an implicitly hostile opposition between the "cultic", "ritual", or "purely legal" elements of Mosaic Law on the one hand and the "truly moral" or "ethical" elements on the other would have been alien to the mind-set of the ordinary Palestinian Jew of Jesus' day. For such a Jew, what was "moral" (if we may use that term) was to do God's will and to walk in his ways as laid out in the Torah God had given to Israel. Doing God's will applied to all areas of one's life, in and out of the temple, in and out of the marketplace, [etc...]. But ancient Jews saw no opposition between a type of behavior that was "purely ritual" (and hence to be considered of little value) and a type of behavior that was "purely moral" (and hence to be highly valued in the eyes of God). -- A Marginal Jew, Volume IV: Law & Love, p.45Not sure? Think about it. If this hadn't been true, Paul's dear Gentiles would never have had so much trouble dealing with their Jewish brothers and sisters in Christ. And although Jesus himself (following several Old Testament Prophets) emphasized "moral" adherence as more important than "ritual" adherence... it must be noted that neither Jesus nor Paul condemned Jewish customs right out - neither absolutely nor categorically. In fact, both Jesus and Paul criticized Jewish custom *only when* such custom was held over and above the more important aspects of Torah.
Now, shifting gears slightly, let's talk about rituals. I love mine and you love yours, but the Galatians didn't like the Judeans' rituals, and the Reformers didn't like the Catholics' rituals. To this day, it remains common for Protestants (like me!) to rail against someone else's (or one's own former) program as "stiff", "empty", "legalistic", "performance driven", etc. All too often, people leveling such accusations take great encouragement in the example of Jesus' critiques of "the Jews" in the Gospels... but such efforts are getting things backwards.
Once that connection's been made, the Protesters play up those negative stereotypes of Judaism even more. The worse Jewish religion can be made to look, the better Jesus' message looks by comparison, and the stronger that contrast becomes, the more vehemently the new breakaway sect can justify their vitriol against "Religion". This sad tradition goes back at least as far as Martin Luther, whose view of those Judaizers in Galatia was unquestionably influenced by his opinions of the 16th century 'Papists' he was struggling against. Not that those Judaizers weren't bad, but they weren't selling indulgences!
We should all be more careful about what we add to our readings of scripture.
Another person whose influence I'm grateful for in this area is Amy-Jill Levine, whose wonderfully challenging book The Misunderstood Jew helped inform a great deal of this post so far. (I highly recommend you purchase a copy today.) One of A.-J.'s many helpful illustrations (p.221) comes from stanza 3 of the popular 1965 recording (yes, it's that recent) "Lord of the Dance":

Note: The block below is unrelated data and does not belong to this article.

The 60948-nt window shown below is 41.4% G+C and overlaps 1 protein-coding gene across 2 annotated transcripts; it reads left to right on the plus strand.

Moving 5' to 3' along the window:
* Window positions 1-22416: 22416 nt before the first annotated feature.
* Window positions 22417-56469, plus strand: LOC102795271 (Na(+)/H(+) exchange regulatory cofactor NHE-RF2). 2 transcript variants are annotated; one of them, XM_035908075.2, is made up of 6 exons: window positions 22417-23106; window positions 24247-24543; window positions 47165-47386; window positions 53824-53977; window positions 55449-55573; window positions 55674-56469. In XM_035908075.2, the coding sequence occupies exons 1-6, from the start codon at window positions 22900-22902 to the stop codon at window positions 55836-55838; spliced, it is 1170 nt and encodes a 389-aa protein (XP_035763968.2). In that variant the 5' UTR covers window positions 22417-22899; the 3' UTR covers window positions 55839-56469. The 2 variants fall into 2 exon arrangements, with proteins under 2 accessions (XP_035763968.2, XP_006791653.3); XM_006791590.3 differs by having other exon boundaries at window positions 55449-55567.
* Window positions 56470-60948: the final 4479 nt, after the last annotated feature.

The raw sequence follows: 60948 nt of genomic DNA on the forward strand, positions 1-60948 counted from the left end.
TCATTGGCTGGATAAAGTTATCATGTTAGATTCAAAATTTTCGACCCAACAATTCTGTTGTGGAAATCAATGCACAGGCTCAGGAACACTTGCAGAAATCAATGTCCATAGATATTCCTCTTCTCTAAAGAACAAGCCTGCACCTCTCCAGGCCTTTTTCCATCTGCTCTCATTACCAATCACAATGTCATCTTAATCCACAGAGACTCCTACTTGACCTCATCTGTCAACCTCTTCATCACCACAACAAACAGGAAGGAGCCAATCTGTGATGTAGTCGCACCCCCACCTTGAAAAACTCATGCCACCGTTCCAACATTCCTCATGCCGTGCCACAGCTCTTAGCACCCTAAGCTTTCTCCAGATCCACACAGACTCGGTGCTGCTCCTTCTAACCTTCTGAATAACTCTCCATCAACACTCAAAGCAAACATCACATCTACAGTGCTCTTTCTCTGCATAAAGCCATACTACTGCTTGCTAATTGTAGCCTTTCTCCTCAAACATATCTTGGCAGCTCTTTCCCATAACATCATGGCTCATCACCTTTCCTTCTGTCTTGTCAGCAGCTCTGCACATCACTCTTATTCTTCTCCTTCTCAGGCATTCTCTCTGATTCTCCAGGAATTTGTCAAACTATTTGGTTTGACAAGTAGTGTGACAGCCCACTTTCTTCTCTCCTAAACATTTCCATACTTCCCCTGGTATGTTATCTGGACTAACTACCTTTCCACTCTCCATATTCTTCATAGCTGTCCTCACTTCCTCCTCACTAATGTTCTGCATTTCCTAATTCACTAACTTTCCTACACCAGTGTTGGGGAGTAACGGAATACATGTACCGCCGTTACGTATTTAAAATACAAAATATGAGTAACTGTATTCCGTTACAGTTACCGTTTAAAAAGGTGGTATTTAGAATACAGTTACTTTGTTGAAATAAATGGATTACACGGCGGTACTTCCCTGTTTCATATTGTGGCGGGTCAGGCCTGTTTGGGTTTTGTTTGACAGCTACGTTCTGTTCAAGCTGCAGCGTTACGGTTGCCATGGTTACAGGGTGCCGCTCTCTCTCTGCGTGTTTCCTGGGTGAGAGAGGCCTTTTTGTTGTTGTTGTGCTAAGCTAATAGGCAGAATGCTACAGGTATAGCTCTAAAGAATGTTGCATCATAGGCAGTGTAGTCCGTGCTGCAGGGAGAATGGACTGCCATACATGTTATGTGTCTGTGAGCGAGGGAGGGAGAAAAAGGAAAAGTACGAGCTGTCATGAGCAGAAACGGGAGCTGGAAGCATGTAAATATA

I danced on the Sabbath/ And I cured the lame;Now, the songwriter, Sydney Carter, doesn't seem to have been anti-semitic, but the London company that's sold his music since the 1950's (and apparently still holds copyright) does proudly remember Sydney as a "radical", "no stranger to controversy" and one "outside the theological establishment". His 1994 obituaries confirm his WWII era pacifism, and his sympathy to the Shaker and Quaker traditions. Carter himself wrote, "By Christ I mean not only Jesus; in other times and places, other planets, there may be other Lords of the Dance. But Jesus is the one I know of first and best." Ahem!
The holy people/ Said it was a shame.
They whipped and they stripped/ And they hung me on high,
And they left me there/ On a Cross to die.
Whatever else we might say, this was clearly a man who felt disenfranchised by the authorized programs of London's "holy people".
Now, although the lyric doesn't seem motivated by anti-semitism, and although congregations may not think consciously of "the Jews" when singing this song, many others have often insisted that the lyric still subconsciously promotes the idea that "Jews are Christ killers", which we should always denounce. To do so once more: It wasn't an entire race that crucified Jesus. It was a few powerful men, afraid that a man being proclaimed 'King' would bring Rome down upon them. Period.
My own point today is that Protestant Christians who like to demonize "Religion" should - firstly - be very careful not to demonize the New Testament's Jews, which includes nearly all the NT's chief protagonists, of course, and - secondly - become a little more thoughtful about whether Jesus and Paul were actually quite as anti-religionist as we've been told that they were.
Neither Jesus nor Paul ever condemned Jewish ritual, right out. Neither Jesus nor Paul ever critiqued "holy people" in general. Neither Jesus nor Paul was categorically against "Religion", per se.
Deal with that as you read and re-read your New Testament, and sing your hymns.